Where we have resentment, there is an inner wounded one that didn't get needs met, has a hurt that was never expressed/acknowledged, or there is simply grief over what never was. These kinds of disappointments are real and not to be glossed over.
In order to truly individuate into our true sovereign adulthood and move into our highest potential, we must soothe the inflammation of resentment through watering it with our tears of grief.
Grief does not need to be healed, it IS the healing itself.
It’s the range of love that weaves its way through the cracks in the walls built around our hearts...walls built to protect us but only serve to keep the grief and love inside.
It is the wildness of love that explodes our hearts open, reconnecting us with compassion and connectedness to all the things in this life.
It is the seeds of sanity and self-love.
It is the waves of great letting go, mourning the passing, inner wailing at disappointment, the peace made with taking refuge inside the walls of impermanence that everything will eventually change.
In a trauma culture it’s incredibly important to become aware of ways that we make the aftermath of symptoms of trauma wrong. It is not true that the universe only gives us what we can handle. If that were true, trauma woudn’t even be a thing since the very definition of trauma is an experience that is too much for the system to handle, metabolize or make sense of whether it is physical, sexual, emotional or spiritual. (Note that most physical and sexual trauma also involves emotional and spiritual dimensions).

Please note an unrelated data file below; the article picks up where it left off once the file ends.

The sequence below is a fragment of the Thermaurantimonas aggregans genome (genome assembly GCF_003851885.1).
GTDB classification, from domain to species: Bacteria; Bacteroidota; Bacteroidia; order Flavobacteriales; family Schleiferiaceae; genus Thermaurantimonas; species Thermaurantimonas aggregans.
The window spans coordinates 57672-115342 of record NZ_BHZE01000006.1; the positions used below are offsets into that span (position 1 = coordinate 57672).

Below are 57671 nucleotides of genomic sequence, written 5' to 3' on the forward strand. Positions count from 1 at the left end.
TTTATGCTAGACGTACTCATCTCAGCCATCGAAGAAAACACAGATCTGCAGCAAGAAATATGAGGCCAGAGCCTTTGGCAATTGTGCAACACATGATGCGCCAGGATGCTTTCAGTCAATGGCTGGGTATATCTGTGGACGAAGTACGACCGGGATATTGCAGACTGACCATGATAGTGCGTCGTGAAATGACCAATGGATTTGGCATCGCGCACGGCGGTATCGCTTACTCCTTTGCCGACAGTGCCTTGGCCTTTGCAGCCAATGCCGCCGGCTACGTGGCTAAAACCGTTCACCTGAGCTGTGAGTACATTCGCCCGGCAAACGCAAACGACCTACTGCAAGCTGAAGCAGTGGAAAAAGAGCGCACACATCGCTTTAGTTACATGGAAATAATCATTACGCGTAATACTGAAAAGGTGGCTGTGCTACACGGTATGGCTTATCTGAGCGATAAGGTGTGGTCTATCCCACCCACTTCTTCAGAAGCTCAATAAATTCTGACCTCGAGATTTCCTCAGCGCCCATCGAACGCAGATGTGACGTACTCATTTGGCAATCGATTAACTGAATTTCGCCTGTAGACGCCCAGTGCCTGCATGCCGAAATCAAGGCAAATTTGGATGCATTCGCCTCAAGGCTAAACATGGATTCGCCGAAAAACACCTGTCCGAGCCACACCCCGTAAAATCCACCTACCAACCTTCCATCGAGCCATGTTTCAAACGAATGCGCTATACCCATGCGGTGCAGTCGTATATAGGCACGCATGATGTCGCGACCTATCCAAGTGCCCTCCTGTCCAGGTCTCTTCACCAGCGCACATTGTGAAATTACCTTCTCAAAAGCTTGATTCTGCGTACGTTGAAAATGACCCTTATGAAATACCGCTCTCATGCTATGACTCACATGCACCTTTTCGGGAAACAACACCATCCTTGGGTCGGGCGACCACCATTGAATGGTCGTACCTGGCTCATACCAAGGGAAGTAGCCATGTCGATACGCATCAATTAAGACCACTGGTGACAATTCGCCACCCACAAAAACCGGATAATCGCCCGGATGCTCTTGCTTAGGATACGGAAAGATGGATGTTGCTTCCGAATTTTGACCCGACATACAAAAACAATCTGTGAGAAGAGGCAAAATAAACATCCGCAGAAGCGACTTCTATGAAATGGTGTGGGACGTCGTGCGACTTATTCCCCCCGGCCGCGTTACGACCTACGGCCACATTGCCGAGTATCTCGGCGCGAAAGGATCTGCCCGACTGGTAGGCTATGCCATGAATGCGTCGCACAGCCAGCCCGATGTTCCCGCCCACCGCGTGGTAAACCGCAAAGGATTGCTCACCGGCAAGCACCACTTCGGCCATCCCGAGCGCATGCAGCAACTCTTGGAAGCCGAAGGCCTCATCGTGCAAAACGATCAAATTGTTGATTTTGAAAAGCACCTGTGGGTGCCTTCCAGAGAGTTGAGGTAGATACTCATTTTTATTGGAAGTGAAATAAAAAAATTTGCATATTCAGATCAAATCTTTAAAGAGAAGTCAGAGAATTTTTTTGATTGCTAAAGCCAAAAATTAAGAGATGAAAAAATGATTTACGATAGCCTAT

Indifference to the truth creates complacency and shaming of trauma survivors, people suffering with symptoms of trauma like addictions, anxiety, eating disorders or depression. Isolation. We are wired with needs that need to be met by others. If we start to program this out of us, it is supporting trauma at its core. We aren’t supposed to get used to not needing anything from others.
People are not addicted to their trauma. Nervous systems wired via fear because environments were not safe run on adrenaline, which creates a deep feedback loop. There is a deep disconnect to one’s own vital life force energy. It’s not just physical. It’s also emotional, spiritual and impacts the quality of consciousness through which life is perceived.
Awakening out this trauma trance can be quite intense as our whole inner (and outer) world must shift. We must learn that safety and joy are okay, that our own energy is safe because trauma at its most basic level impacts the very way we experience life. That it’s safe to be here in a real way, rather than the mind yelling at the inner one trying to convince it is safe when it doesn’t even know what safe feels like.